9) If you really care about something…pack it yourself! Packers and Movers aren’t all careful with your belongings, and it’s better to wrap certain things in boxes yourself before they come. For us there was also the issue of books, we have books that we want in the shelves, and some DH want to hang on to but we don’t need to have displayed, the problem is that packers and movers can;t possibly know that, and they will just fill book boxes with book and mixing it all up, if you pack your “storage book” as such in boxes on your own and label them so, you will not have to sort out through heaps of books on arrival, the box labelled “storage” goes in storage, the one with books will go in the book shelves. We made the rookie mistake when we shifted to Navi Mumbai, we then had hours of sorting them out we could have spared ourselves, since they also found a pile of old magazines we wanted to throw away (but forgot to put it on the list) and threw them in with all the books, no fun figuring what was to be trash, what is storage and what is nice book when you are dead beat, want a shower, a clean home and food in our tummy.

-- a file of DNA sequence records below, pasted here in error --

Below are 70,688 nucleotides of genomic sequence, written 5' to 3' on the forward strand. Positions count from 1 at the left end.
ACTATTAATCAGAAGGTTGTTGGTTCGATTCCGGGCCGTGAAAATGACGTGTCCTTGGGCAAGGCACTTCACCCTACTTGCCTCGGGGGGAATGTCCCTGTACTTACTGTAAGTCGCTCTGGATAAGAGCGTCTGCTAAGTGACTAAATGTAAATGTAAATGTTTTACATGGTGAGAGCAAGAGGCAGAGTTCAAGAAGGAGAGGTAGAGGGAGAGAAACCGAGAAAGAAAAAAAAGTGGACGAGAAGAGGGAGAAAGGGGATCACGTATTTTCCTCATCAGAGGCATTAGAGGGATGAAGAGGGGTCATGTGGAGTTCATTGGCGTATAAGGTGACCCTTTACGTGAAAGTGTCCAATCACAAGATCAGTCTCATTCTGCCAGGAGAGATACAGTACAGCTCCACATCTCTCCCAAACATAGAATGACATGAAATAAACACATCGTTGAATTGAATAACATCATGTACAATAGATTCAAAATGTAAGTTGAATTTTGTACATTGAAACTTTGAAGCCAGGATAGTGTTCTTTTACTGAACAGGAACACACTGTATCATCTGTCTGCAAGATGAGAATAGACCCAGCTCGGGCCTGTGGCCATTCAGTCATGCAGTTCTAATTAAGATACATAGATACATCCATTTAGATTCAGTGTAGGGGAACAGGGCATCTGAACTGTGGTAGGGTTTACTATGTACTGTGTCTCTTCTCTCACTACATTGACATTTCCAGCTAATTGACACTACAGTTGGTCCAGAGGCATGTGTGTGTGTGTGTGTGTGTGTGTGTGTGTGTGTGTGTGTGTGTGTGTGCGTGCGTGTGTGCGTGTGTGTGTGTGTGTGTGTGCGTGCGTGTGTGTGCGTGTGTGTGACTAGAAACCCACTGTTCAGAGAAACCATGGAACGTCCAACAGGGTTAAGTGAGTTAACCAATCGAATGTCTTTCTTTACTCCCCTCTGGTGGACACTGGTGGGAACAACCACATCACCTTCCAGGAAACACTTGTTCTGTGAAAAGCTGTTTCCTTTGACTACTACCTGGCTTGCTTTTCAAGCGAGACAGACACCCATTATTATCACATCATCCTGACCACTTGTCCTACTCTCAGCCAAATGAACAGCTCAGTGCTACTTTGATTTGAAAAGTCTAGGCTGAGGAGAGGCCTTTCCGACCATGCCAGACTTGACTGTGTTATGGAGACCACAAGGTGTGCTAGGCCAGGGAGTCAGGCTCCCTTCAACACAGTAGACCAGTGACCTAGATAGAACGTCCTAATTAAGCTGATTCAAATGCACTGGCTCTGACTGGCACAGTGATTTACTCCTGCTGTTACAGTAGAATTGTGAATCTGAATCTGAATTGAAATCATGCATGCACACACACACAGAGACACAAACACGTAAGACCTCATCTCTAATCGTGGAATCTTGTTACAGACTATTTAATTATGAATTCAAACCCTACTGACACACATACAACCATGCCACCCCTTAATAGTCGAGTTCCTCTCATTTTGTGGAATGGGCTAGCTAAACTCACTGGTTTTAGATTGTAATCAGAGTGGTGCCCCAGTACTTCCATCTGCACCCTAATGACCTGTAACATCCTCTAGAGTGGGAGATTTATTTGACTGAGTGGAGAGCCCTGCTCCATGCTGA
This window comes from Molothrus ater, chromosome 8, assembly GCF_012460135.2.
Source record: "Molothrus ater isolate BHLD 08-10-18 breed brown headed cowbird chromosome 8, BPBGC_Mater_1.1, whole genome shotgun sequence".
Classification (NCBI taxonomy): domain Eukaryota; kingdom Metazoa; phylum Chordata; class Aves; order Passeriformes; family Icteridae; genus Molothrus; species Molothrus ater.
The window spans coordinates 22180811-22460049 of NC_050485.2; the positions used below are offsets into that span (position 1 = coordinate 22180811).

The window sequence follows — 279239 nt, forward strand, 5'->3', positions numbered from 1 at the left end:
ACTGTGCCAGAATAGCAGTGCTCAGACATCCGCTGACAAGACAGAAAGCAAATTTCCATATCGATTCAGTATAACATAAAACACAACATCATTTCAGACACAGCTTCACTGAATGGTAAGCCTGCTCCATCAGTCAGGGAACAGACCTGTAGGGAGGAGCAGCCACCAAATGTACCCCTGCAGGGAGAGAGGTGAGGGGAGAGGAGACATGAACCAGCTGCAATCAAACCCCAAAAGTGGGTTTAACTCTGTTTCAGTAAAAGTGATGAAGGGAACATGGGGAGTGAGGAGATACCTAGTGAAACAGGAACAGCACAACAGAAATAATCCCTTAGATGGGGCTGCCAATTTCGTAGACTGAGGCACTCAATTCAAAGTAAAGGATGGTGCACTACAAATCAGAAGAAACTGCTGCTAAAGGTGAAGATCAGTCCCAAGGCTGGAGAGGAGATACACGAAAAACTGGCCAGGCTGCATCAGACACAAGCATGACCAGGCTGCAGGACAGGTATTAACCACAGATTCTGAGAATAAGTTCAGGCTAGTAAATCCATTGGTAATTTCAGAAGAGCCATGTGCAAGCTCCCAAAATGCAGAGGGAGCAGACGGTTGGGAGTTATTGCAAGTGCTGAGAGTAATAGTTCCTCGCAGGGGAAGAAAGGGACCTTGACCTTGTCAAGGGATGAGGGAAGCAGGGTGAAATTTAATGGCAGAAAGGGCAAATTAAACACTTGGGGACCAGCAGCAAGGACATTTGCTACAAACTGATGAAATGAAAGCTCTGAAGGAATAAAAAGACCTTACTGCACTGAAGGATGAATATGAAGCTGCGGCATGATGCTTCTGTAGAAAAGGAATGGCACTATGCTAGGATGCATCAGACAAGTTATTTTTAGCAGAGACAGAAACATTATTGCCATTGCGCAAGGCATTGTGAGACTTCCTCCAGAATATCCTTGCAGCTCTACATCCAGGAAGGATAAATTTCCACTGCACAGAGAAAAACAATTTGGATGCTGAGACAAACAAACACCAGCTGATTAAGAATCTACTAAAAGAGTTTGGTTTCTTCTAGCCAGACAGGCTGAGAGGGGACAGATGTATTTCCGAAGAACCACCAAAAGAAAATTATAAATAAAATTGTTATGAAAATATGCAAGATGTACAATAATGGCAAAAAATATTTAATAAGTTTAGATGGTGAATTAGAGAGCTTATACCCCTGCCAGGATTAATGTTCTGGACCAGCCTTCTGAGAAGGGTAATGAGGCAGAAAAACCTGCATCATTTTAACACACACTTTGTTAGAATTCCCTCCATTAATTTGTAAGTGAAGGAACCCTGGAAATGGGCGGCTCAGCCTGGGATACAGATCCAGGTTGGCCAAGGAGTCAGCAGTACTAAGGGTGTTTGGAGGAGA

10) Keep basic tools with you…at all time! Screw drivers, Allen keys, these are things you will need to fix certain things, the one you aren't;t taking in your suitcase, pack them in a box where you’ll find them fast and not at the last moment (along with the cleaning supplies works well). We have a Swiss army knife that has a interchangeable screw driver heads tool, that thing is by far the best thing we ever had, it has all the tools a Swiss army knife has and yes it comes in super handy during a move, and the screw driver thing is just added sheer genius, and it takes no space at all in the luggage.